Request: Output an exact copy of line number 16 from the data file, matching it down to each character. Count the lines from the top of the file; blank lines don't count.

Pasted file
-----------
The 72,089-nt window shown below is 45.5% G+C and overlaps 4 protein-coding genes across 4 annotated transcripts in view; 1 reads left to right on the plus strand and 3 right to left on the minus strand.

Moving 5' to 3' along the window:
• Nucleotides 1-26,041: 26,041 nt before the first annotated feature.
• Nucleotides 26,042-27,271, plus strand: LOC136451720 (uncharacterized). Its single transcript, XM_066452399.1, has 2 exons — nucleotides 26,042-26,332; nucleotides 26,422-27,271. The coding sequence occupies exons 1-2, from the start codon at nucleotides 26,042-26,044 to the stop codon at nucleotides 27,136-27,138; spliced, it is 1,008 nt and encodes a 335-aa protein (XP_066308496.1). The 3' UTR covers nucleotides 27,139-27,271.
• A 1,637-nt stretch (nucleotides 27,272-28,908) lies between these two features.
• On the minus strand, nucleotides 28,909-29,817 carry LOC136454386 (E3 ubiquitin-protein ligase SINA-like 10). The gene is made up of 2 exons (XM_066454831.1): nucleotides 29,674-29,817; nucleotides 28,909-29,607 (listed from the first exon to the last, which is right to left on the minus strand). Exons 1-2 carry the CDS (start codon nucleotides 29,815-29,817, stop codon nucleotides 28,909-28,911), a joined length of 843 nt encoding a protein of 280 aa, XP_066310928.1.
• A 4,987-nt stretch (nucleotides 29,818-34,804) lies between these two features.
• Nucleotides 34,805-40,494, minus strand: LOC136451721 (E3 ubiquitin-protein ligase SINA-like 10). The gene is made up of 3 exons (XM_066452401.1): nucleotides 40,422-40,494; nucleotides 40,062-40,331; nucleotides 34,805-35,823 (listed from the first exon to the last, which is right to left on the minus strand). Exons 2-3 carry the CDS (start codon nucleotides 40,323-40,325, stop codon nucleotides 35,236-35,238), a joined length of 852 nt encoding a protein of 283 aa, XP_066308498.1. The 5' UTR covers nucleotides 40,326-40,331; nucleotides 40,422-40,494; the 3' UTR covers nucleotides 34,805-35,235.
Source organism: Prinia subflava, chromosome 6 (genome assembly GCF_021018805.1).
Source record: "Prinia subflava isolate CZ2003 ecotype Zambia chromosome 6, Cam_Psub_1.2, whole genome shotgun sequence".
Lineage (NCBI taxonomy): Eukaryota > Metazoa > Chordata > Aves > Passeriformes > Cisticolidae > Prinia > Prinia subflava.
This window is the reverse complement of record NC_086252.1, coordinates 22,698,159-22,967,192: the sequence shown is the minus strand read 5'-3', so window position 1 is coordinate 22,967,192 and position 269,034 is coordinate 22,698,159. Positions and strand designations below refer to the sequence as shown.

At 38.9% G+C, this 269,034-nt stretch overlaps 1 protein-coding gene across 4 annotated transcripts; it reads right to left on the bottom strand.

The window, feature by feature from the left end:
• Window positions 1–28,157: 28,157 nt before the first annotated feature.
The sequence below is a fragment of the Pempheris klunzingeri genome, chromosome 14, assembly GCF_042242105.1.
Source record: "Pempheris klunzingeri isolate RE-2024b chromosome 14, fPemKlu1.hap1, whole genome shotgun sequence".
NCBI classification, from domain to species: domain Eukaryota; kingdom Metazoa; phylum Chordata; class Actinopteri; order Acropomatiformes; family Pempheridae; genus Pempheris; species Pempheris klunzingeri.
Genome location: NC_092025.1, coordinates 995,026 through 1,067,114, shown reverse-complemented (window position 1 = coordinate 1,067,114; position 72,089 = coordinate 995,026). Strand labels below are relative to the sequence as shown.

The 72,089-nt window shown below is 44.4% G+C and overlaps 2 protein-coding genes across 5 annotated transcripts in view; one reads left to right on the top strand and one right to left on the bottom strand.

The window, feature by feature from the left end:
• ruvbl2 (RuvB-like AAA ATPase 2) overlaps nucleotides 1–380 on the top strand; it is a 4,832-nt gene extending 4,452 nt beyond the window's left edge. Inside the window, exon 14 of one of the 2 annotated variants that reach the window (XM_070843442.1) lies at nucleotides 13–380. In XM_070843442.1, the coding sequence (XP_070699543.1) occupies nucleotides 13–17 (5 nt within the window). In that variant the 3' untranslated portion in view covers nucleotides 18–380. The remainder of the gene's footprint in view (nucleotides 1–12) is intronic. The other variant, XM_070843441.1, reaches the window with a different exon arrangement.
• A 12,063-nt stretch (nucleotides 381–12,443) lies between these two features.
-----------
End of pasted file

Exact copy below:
The sequence below is a fragment of the Pempheris klunzingeri genome, chromosome 14, assembly GCF_042242105.1.